In the following paper, we denote \(\xi=\Vert G(t,s)\Vert =\max \{\vert \frac {M_{1} e^{\int_{0}^{T}M(t)\,dt}}{M_{1}-M_{2}e^{\int_{0}^{T}M(t)\,dt}}\vert ,\vert \frac{M_{2} e^{\int_{0}^{T}M(t)\,dt}}{M_{1}-M_{2}e^{\int_{0}^{T}M(t)\,dt}}\vert \}\).

### Theorem 3.2

*Assume that*
\(M\in C(\mathbb {R},\mathbb{R}^{+})\), \(M_{1}\neq M_{2}e^{\int_{0}^{T}M(s)\,ds}\), *and*

$$\begin{aligned} \xi \Vert \mathcal{L}\Vert T< 1. \end{aligned}$$

(10)

*Then problem* (4) *has a unique solution*.

### Proof

By Theorem 3.1, we know that \(u\in\Omega\) is the solution of (4) if and only if *u* is a solution of the integral equation (5). Now we prove (5) has a unique solution \(u\in\Omega\). Define an operator \(F:\Omega\to\Omega\) by

$$(Fu) (t)= \frac{B_{\eta}e^{\int_{0}^{t}M(s)\,ds}}{M_{1}-M_{2}e^{\int_{0}^{T}M(s)\,ds}}+ \int _{0}^{T}G(t,s) \bigl(\sigma_{\eta}(s)+( \mathcal{L}u) (s) \bigr)\,ds. $$

For any \(u_{1}, u_{2}\in\Omega\), we have

$$\vert Fu_{1}-Fu_{2}\vert \leq \int_{0}^{T} \bigl\vert G(t,s) \bigr\vert \bigl\vert \bigl(\mathcal{L}(u_{1}-u_{2}) \bigr) (t) \bigr\vert \leq\xi T\Vert \mathcal{L}\Vert \Vert u_{1}-u_{2} \Vert . $$

Hence, \(\Vert Fu_{1}-Fu_{2}\Vert = \max_{t\in J}\vert Fu_{1}(t)-Fu_{2}(t)\vert =\tau \Vert u_{1}-u_{2}\Vert \), where

$$\tau=\xi T\Vert \mathcal{L}\Vert . $$

By (10) and the Banach contraction principle, *F* has a unique fixed point. It is clear that this fixed point is the solution of (5). The proof is complete. □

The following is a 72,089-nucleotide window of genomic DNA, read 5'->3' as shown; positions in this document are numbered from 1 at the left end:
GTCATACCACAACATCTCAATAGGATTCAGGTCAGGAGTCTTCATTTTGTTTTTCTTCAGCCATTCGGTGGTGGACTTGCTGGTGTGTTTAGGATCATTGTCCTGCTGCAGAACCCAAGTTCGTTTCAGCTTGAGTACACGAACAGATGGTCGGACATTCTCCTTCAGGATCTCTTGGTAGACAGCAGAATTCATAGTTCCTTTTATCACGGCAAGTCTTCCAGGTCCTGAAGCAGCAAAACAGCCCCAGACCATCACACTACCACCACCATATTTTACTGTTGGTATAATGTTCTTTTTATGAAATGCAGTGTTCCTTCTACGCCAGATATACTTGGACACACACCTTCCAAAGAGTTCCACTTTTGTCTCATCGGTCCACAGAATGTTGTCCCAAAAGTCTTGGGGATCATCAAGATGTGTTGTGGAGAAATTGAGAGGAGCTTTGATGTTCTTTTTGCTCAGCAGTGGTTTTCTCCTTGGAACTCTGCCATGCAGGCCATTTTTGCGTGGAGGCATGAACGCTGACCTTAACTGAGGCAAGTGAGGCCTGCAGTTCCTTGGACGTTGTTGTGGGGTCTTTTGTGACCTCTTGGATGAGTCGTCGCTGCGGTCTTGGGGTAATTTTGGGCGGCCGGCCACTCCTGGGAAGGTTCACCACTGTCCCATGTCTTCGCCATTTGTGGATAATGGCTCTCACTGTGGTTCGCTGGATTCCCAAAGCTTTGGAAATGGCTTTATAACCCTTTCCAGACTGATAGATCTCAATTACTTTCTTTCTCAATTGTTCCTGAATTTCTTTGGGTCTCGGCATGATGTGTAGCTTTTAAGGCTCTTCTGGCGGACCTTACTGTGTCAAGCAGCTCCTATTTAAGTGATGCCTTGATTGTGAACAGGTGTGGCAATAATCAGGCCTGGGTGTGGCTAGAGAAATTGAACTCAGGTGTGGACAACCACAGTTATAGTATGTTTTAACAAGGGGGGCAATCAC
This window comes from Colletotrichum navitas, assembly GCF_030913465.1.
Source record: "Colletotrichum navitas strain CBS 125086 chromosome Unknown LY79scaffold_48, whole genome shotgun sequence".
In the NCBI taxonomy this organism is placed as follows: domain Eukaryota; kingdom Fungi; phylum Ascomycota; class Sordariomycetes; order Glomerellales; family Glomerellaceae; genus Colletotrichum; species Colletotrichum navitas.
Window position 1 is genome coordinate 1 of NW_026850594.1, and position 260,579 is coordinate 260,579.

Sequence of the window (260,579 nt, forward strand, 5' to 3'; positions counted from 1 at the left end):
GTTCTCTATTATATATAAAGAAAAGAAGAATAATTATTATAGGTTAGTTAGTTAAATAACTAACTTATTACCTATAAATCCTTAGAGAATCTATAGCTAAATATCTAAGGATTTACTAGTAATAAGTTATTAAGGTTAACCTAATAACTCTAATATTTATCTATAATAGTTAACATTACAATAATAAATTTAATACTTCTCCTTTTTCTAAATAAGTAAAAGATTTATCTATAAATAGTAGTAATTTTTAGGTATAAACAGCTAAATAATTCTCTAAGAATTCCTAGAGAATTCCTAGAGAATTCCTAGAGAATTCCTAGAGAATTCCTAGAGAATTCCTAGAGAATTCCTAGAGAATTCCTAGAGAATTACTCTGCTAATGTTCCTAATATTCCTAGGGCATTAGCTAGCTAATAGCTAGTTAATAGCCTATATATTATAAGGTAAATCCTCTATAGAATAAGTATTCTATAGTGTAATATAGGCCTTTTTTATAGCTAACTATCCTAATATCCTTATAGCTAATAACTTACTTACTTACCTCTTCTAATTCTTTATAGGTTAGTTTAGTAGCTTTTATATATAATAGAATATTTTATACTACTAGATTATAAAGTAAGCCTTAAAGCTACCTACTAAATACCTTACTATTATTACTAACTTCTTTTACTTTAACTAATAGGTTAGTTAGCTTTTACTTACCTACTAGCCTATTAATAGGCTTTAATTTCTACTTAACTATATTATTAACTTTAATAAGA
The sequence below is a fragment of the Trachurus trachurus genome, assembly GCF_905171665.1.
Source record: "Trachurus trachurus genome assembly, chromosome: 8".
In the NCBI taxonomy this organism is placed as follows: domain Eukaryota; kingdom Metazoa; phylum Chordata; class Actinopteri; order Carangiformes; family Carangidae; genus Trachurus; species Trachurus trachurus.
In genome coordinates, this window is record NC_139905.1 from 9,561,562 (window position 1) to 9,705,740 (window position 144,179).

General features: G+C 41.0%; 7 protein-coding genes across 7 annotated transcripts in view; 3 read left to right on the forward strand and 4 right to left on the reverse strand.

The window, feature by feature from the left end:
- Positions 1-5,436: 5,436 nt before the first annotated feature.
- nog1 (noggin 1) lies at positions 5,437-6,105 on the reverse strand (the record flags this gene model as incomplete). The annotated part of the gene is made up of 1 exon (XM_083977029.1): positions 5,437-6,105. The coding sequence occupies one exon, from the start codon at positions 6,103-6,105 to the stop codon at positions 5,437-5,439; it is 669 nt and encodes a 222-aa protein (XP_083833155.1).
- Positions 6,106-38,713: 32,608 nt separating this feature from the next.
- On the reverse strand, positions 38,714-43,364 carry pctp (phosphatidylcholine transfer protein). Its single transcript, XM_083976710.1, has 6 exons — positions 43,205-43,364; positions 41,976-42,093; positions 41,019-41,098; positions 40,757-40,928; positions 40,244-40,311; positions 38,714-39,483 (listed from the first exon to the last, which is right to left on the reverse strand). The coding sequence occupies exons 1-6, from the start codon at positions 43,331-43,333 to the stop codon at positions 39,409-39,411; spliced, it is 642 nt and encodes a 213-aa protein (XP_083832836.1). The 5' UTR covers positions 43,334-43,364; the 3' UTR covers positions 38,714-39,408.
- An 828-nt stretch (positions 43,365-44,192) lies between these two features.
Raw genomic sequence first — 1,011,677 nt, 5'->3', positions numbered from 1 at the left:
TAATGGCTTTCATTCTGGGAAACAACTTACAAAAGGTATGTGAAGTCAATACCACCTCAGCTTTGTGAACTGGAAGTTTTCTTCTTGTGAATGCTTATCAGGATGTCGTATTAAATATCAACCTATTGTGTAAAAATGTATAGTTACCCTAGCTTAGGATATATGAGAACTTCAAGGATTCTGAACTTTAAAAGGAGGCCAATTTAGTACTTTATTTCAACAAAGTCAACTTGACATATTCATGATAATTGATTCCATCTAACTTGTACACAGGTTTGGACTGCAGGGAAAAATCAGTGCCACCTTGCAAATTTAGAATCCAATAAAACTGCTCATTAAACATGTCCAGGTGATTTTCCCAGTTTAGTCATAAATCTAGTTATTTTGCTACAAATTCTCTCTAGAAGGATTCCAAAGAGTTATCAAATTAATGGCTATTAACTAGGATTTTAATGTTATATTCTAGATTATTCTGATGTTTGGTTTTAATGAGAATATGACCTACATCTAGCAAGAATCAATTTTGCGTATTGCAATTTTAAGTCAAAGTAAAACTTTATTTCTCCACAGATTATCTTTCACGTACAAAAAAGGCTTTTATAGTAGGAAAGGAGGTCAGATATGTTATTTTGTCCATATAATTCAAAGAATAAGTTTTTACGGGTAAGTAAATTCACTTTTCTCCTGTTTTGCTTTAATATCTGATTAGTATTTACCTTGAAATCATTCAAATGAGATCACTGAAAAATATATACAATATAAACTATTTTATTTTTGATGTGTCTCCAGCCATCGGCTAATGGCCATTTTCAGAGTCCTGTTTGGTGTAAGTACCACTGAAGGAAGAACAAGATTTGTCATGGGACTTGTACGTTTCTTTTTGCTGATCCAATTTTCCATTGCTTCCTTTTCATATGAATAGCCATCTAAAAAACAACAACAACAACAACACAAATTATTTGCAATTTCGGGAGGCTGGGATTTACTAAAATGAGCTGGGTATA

### Theorem 3.3

*Let* (3), (10) *hold and*
\(Q\in C[E,E]\). *In addition*, *we assume that*

- (H
_{1}): -
*the functions*
\(\alpha, \beta\in\Omega\)
*are lower and upper solutions of problem* (1), *respectively*, *such that*
\(\beta\leq \alpha\);

- (H
_{2}): -
\(\mathcal{L}\in C(E,E)\)
*is a positive linear operator and*
\(M\in C(\mathbb{R},\mathbb{R}^{+})\)
*such that*

$$(Qu) (t)-(Qv) (t)\leq M(t) \bigl(u(t)-v(t) \bigr)+ \bigl(\mathcal{L}(u-v) \bigr) (t),\quad \textit{for } \beta\leq v\leq u\leq\alpha; $$

- (H
_{3}): -
*there exist*
\(M_{2}\geq M_{1}>0\)
*satisfying*
\(M_{1}\neq M_{2}e^{\int _{0}^{T}M(s)\,ds}\), *and*

$$g(\bar{u},\bar{v})-g(u,v)\geq M_{1}(\bar{u}-\bar{v})-M_{2}(u-v), $$

*whenever*
\(\beta(0)\leq u(0)\leq \bar{u}(0)\leq\alpha(0),\beta(T)\leq v(T)\leq\bar{v}(T)\leq\alpha(T)\).

*Then there exist monotone sequences*
\(\{\alpha_{n}(t)\}\)
*and*
\(\{\beta_{n}(t)\}\)
*with*
\(\alpha_{0}=\alpha,\beta_{0}=\beta\), *which converge to the extremal solutions of problem* (1) *in the sector*
\([\beta,\alpha]=\{u\in C^{1}(J,\mathbb{R}):\beta(t)\leq u(t)\leq\alpha(t),t\in J\}\).

### Proof

First, we construct two sequences \(\{\alpha_{n}(t)\} \), \(\{\beta_{n}(t)\}\) which satisfy the following equations:

$$\begin{aligned} \left \{ \textstyle\begin{array}{@{}l} \alpha'_{n}(t)=M(t)\alpha_{n}(t)+(\mathcal{L}\alpha_{n})(t)+(Q\alpha _{n-1})(t)-M(t)\alpha_{n-1}(t)-(\mathcal{L}\alpha_{n-1})(t),\\ g(\alpha_{n-1}(0),\alpha_{n-1}(T))+M_{1}(\alpha_{n}(0)-\alpha _{n-1}(0))-M_{2}(\alpha_{n}(T)-\alpha_{n-1}(T))=0, \end{array}\displaystyle \right . \end{aligned}$$

(11)

and

$$\begin{aligned} \left \{ \textstyle\begin{array}{@{}l} \beta'_{n}(t)=M(t)\beta_{n}(t)+(\mathcal{L}\beta_{n})(t)+(Q\beta _{n-1})(t)-M(t)\beta_{n-1}(t)-(\mathcal{L}\beta_{n-1})(t),\\ g(\beta_{n-1}(0),\beta_{n-1}(T))+M_{1}(\beta_{n}(0)-\beta _{n-1}(0))-M_{2}(\beta_{n}(T)-\beta_{n-1}(T))=0, \end{array}\displaystyle \right . \end{aligned}$$

(12)

for \(n=1,2,\ldots\) , where \(\alpha_{0}=\alpha\), \(\beta_{0}=\beta\).

It follows from Theorem 3.2 that both (11) and (12) have a unique solution, respectively. Then we complete the proof by four steps.

*Step* 1 We prove that \(\beta_{n-1}\leq\beta_{n}\) and \(\alpha_{n}\leq \alpha_{n-1}\), \(n=1,2,\ldots\) .

Set \(m=\alpha_{1}-\alpha\), \(t\in J\). Employing (H_{1}), we have